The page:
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The Holley 670 street avenger is more then enough for a bone stock motor even if its a 383. You don't always have to have the bigger carb on a mild build to get it to run good and perform well especially if you don't race it and only cruise with it. I myself have a 350 small block that has the works done to it and I use a 600 to 650 cfm rated carburetor on it and have used a 750 cfm rated carb on it before and the only difference is on the top end of things past 5000 rpm and I don't race or take my truck to the track. Some folks are just die hard set in there ways that a certain size cam or a carb is needed and there is not other options that are acceptable and give others a hard time about it.

I always give advice on peoples builds but don't trash them if they decide on something slightly different that is not way over board or way under or mismatched really bad. Stick with your 670 and get it running and tuned and adjusted well and get it to work with this build and you can still have a very nice running 383.

I respect others opinions on size of things but I also have my own and some guys just are set and there is nothing changing that and that is ok as we all have what we like but I always say that is why there is different heads and cams and other parts you can choose from and if your doing something slightly different and its still within reason then to me there is nothing wrong with it and its still matched good within reason. I am conservative on things and do leave some power on the table but I still have plenty on my plate to use and get from my build which is more then enough for what I do with my ride.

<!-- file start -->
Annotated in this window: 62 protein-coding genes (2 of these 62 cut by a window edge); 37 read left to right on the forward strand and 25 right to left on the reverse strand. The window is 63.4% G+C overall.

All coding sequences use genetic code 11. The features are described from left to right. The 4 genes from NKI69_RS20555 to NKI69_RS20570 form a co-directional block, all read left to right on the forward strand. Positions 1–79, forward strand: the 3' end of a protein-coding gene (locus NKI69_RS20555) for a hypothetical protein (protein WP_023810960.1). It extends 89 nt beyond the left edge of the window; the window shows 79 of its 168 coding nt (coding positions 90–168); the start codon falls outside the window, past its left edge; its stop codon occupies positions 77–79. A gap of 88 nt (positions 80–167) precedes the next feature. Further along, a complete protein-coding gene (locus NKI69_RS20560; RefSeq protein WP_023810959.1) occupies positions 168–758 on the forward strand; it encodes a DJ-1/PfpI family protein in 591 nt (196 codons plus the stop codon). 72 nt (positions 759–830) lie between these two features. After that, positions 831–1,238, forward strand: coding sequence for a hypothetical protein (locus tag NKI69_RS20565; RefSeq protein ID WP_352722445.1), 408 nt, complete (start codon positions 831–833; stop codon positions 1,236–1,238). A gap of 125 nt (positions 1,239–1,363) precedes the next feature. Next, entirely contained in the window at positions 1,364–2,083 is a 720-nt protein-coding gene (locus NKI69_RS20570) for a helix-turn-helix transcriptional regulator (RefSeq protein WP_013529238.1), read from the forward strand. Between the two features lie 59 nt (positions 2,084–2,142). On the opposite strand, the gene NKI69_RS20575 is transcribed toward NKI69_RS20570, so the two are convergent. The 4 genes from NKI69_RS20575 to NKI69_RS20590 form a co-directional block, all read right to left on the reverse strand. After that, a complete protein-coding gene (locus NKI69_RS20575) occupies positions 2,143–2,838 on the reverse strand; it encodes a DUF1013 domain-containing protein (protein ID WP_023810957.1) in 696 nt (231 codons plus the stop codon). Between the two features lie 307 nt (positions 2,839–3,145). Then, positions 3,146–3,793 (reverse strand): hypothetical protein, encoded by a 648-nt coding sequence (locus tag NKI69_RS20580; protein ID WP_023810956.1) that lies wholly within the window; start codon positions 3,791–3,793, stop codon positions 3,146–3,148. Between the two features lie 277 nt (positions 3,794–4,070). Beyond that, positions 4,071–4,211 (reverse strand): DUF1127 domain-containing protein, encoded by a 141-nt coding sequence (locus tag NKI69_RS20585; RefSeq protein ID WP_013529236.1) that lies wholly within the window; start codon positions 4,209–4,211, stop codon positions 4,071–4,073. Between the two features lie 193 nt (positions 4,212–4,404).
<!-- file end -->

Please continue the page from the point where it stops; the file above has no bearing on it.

Just keep at it and stick with what you have and work on other things and worry about a different carb size in the future if you decide to go that route. Focus on the important things first such as getting it running good and then leave that for now and then whatever else you have for plans focus on that and go from there. Setting up an electric choke can be a picky thing at times as on some days if you set it at a certain point it can be too rich and then others it might be to lean and open up to fast. Depending on what alternator your using there is a spot on the alternator that you can hook up your electric choke up to and it will not allow the choke to get power until you reach a certain rpm and the alternator will start to generate power and charge the battery and then the choke will come on.

On that part it gives you time to crank your engine over without it opening up to fast in certain situations since it won't be powered up until you get it running steady and over about 1300 rpm give or take a hair. Be careful on the alternator hookup as one wire is constant and you don't want it there and the other wire is the one you want as it will only energize once the rpms are up enough once the engine is running steady. Its one of the spade connectors on the alternator but which one I forget as its been a while. Just make sure to install an inline fuse when hooking it up.
 

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Here is my scenario or opinion on small carbs:
90% of the time you would have no idea that you are anything but fast. @ 1/2-2/3 throttle the car is more than fun to drive. Tires spin freely, engine response is excellent. So what happens when you water pump that small carb? It accelerates a little quicker hitting an early redline,,, now shift. Probably tires break loose or at least leave a 15' stripe at 50 mph.
Now my engine has a moderate cam and a 950 cfm carb. I have similar low rpm response perhaps even slightly less. (slightly) I have way more hp/tq but higher up the rpm range. The problem with mine is when I water pump the throttle @4000 rpm all hell breaks loose I shift around 57 mph and my tires go instantly to 88 mph on the rev limiter.
Choose you monster. Cute little one or beast or anything in between
 

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If you are using pump gas (ethanol) 10%, then I would start there first. Find a station that has pure gas.
I have seen a lot of 10% Ethanol gas that won't light in a puddle on the floor.
I always thought that if 10% of what you want to burn requires twice as much to run, then you are 5% lean from the get go.
Don't agree at all. Even at 85 percent, when the carb is right, it'll fire at -20 below.
Ive been playing with E85 for a few years and don't ANY cold start problems at any temps.